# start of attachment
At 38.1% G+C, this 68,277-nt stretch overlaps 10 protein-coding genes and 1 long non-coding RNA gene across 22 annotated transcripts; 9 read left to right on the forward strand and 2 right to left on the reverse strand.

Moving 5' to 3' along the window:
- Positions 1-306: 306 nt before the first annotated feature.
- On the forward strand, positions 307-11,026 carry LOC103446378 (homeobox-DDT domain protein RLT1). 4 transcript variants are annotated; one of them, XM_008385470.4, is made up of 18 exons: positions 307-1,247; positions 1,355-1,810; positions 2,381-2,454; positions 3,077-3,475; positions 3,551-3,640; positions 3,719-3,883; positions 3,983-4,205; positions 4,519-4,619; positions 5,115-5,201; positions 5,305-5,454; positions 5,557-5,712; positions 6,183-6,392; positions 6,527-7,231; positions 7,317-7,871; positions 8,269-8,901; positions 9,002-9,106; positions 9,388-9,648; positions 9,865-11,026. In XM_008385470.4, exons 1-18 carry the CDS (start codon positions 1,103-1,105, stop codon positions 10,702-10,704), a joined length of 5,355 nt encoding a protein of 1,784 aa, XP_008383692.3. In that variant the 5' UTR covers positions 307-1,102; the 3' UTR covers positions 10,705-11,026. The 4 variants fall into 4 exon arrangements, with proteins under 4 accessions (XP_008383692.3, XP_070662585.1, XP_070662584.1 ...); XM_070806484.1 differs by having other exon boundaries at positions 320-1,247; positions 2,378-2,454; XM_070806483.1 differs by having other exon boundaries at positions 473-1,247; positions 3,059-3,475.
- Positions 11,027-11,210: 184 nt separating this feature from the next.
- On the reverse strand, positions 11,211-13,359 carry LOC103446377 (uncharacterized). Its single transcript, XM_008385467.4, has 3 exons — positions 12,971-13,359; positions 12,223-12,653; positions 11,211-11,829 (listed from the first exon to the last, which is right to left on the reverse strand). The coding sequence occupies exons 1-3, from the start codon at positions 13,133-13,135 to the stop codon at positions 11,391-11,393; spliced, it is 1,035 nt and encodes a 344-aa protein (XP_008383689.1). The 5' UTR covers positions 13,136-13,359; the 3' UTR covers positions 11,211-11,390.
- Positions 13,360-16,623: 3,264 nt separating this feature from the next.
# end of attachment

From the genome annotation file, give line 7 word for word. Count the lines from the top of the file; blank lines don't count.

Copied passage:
- Positions 13,360-16,623: 3,264 nt separating this feature from the next.